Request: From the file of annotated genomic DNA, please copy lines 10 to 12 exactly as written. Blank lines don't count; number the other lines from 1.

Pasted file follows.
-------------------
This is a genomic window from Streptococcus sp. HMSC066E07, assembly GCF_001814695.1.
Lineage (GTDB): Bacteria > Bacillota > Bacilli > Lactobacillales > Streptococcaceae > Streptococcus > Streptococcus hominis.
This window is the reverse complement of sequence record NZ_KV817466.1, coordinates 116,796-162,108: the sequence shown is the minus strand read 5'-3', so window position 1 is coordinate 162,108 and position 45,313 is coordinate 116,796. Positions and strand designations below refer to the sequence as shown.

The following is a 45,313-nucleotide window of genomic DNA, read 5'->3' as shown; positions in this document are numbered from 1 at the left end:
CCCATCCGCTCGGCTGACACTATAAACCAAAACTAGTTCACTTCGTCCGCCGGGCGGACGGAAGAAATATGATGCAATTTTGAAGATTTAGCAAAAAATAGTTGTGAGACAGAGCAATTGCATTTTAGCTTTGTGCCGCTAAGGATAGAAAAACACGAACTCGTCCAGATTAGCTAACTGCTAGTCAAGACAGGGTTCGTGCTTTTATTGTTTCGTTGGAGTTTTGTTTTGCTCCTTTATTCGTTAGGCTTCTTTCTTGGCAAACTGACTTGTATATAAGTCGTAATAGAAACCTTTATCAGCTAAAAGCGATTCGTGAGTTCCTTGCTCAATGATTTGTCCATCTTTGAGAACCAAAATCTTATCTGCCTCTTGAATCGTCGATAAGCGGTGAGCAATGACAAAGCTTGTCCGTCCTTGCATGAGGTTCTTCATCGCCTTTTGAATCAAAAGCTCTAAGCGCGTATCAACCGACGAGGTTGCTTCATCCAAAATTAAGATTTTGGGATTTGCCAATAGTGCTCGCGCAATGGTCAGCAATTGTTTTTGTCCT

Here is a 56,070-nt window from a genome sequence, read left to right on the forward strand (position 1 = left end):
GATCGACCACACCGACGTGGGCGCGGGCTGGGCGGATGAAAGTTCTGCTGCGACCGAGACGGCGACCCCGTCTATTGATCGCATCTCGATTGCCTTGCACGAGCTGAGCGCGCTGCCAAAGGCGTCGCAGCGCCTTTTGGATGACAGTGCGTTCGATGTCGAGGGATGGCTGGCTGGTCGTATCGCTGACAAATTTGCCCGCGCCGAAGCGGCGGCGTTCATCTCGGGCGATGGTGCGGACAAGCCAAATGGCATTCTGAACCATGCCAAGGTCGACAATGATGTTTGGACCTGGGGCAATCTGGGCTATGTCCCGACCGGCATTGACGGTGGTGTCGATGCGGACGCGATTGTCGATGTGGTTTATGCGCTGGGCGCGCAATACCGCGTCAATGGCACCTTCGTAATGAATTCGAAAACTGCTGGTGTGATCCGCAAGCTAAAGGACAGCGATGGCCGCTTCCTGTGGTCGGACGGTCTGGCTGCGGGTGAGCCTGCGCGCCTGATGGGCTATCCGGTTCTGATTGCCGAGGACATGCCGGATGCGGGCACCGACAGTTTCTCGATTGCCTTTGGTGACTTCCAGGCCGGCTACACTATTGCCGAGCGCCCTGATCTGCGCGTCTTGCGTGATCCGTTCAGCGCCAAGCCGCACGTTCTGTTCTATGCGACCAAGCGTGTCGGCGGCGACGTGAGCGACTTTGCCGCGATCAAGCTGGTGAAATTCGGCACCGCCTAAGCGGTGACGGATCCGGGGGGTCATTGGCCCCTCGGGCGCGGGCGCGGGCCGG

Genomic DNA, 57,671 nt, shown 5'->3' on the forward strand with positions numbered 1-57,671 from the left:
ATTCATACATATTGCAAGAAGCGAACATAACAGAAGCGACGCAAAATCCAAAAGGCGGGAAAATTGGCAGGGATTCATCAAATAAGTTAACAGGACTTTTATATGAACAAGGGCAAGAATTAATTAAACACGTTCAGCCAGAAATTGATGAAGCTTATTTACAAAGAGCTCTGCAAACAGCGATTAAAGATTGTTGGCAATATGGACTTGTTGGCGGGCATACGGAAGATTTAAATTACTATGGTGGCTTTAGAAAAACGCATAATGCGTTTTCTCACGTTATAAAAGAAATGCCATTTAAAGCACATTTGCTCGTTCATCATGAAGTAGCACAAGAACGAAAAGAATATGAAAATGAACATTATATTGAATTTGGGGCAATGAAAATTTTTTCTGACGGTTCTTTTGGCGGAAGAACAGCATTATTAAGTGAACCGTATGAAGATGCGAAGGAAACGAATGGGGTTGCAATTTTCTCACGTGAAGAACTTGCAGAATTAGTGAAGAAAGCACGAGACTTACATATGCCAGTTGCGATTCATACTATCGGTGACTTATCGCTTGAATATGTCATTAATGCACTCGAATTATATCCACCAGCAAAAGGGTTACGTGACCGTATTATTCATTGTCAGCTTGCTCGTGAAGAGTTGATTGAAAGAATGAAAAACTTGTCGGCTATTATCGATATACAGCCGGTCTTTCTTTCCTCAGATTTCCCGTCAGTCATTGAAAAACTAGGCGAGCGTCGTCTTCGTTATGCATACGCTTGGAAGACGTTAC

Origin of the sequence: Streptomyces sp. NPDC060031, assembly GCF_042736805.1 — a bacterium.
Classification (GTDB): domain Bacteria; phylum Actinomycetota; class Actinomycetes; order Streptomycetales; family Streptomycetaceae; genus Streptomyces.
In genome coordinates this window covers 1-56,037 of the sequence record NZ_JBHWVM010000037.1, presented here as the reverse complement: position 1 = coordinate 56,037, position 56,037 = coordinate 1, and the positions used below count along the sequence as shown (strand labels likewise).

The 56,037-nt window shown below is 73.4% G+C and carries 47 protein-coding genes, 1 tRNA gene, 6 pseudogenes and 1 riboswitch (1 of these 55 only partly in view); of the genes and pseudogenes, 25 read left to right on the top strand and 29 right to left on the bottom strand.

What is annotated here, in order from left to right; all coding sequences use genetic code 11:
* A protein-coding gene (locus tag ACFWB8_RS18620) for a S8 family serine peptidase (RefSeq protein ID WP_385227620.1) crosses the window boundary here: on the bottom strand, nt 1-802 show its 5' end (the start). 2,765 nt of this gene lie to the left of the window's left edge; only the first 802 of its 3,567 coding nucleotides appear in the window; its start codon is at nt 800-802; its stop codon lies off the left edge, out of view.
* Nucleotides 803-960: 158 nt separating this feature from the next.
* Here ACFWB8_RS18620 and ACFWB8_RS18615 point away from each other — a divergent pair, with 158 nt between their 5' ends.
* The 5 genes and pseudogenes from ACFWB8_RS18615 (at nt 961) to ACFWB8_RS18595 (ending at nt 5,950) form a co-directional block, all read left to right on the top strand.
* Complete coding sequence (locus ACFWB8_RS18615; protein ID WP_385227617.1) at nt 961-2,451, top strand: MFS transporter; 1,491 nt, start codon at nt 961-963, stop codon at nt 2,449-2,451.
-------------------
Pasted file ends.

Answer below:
Origin of the sequence: Streptomyces sp. NPDC060031, assembly GCF_042736805.1 — a bacterium.
Classification (GTDB): domain Bacteria; phylum Actinomycetota; class Actinomycetes; order Streptomycetales; family Streptomycetaceae; genus Streptomyces.
In genome coordinates this window covers 1-56,037 of the sequence record NZ_JBHWVM010000037.1, presented here as the reverse complement: position 1 = coordinate 56,037, position 56,037 = coordinate 1, and the positions used below count along the sequence as shown (strand labels likewise).